Baldwin et al, 200617 PBO 6.03 ± 2.36 6.11 ± 2.06 5.36 ± 2.17 3.35 ± 2.76 3.30 ± 2.67 3.01 ± 2.42
  ESC, 5 6.20 ± 2.09 5.98 ± 1.85 5.47 ± 1.95 3.10 ± 2.68 2.77 ± 2.47 2.58 ± 2.35
  ESC, 10 5.86 ± 2.34 5.66 ± 2.30 5.42 ± 2.27 2.63 ± 2.55 2.31 ± 2.57 2.23 ± 2.49
  ESC, 20 6.05 ± 2.25 6.14 ± 2.23 5.61 ± 2.29 2.84 ± 2.73 2.71 ± 2.71 2.48 ± 2.57
  PAR, 40 5.85 ± 2.26 6.18 ± 2.14 5.64 ± 2.14 3.00 ± 2.63 3.07 ± 2.75 2.60 ± 2.45
ESC: escitalopram; OL: open label; PAR: paroxetine; PBO: placebo.

FIGURE 2 Kaplan-Meier estimates of relapse in SAD

Kaplan-Meier estimates of relapse in SAD (raw data from Montgomery et al, 200521). Relapse defined as an SDS work subscale score ≥4 for patients with a score of <4 at randomization.

FIGURE 2 Kaplan-Meier estimates of relapse in SAD

Kaplan-Meier estimates of relapse in SAD (raw data from Montgomery et al, 200521). Relapse defined as an SDS social subscale score ≥4 for patients with a score of <4 at randomization.

FIGURE 2 Kaplan-Meier estimates of relapse in SAD

Kaplan-Meier estimates of relapse in SAD (raw data from Montgomery et al, 200521). Relapse defined as an SDS family subscale score ≥4 for patients with a score of <4 at randomization.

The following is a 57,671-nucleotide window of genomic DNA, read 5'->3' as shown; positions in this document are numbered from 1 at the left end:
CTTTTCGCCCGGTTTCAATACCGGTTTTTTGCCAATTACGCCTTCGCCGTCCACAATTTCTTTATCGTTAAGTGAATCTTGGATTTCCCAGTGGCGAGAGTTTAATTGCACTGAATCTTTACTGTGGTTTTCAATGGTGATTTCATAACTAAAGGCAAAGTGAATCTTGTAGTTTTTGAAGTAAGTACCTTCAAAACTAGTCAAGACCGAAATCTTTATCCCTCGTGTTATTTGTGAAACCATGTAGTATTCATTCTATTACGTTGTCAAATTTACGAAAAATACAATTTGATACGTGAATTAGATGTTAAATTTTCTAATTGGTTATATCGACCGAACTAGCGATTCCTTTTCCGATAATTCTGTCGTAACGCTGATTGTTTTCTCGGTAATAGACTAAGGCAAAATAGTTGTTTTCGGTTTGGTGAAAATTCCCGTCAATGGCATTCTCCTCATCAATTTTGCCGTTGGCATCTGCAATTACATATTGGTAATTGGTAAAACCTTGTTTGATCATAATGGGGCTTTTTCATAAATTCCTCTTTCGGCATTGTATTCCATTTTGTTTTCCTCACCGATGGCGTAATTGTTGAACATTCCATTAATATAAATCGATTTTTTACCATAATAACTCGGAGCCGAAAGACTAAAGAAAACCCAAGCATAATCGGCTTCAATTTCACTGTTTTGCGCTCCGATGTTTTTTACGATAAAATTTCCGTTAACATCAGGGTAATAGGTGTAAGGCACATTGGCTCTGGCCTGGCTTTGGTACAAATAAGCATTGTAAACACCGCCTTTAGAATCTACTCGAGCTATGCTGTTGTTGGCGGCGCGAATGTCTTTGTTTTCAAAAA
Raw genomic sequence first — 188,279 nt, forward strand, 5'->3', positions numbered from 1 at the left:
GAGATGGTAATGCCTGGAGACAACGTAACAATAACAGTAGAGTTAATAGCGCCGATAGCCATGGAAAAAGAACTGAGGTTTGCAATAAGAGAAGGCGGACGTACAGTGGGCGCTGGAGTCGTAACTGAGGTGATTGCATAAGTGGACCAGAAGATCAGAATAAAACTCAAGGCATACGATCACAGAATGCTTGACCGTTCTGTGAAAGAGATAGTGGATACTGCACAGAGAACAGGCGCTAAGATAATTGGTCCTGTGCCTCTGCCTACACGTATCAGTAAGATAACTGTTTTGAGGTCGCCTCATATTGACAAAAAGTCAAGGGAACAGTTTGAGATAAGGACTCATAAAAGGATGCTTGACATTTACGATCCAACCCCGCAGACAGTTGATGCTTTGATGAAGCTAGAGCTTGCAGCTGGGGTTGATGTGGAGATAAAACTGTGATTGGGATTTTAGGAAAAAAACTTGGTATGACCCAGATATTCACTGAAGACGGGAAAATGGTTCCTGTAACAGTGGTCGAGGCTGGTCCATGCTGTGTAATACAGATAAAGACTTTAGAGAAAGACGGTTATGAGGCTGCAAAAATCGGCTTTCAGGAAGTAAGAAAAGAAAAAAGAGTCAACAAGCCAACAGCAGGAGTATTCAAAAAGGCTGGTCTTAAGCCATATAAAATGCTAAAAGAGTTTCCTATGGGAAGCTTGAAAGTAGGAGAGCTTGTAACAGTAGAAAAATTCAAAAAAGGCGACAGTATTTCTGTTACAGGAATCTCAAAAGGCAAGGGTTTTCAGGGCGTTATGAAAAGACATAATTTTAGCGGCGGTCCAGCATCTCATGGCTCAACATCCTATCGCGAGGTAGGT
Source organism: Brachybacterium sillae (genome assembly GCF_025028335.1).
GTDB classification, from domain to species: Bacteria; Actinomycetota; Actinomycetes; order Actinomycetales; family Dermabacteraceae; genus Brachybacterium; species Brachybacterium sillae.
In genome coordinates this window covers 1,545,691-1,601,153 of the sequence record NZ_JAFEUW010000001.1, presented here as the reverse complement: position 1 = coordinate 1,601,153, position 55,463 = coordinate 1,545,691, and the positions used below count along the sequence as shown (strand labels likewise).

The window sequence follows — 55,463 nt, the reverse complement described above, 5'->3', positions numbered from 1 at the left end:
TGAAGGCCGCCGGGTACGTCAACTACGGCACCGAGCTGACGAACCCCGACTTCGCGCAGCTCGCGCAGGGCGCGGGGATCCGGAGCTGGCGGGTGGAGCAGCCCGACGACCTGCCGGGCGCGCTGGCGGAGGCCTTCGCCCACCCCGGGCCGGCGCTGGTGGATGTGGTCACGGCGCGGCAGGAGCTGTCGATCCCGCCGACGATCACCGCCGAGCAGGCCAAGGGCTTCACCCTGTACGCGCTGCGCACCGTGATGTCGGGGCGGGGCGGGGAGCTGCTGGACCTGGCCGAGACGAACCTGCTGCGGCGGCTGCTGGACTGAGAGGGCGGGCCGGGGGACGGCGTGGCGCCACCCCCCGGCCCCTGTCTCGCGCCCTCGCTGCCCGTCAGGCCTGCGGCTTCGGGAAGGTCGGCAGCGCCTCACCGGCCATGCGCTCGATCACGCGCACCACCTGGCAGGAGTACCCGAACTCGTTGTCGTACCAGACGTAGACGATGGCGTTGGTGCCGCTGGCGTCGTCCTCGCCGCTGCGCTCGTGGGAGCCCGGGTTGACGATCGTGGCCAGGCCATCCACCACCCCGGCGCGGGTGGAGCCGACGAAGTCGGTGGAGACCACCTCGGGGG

SAD: social anxiety disorder; SDS: Sheehan Disability Scale.

  DISCUSSION

The short-term data on escitalopram in GAD and SAD emphasize that improvement in primary symptom scales in anxiety disorders is accompanied by a complementary improvement in functioning. Although it might be expected that certain SDS subscales (eg, work) could take longer to show signs of improvement, the data here emphasize the direct negative impact of symptoms on a range of different aspects of function (work, family, social) and the relatively early effects of treatment on decreasing symptom severity and reducing functional impairment.

This finding has important implications for the treatment of anxiety disorders. Although patients often present in the hope of reducing symptoms, in other cases a primary motivation for treatment is associated functional impairment. Evidence that symptom decrease and functional impairment are often correlated provides an incentive for initiating pharmacotherapy and for remaining adherent to medication over time. Improvements in both symptom severity and functional impairment can be expected even early on.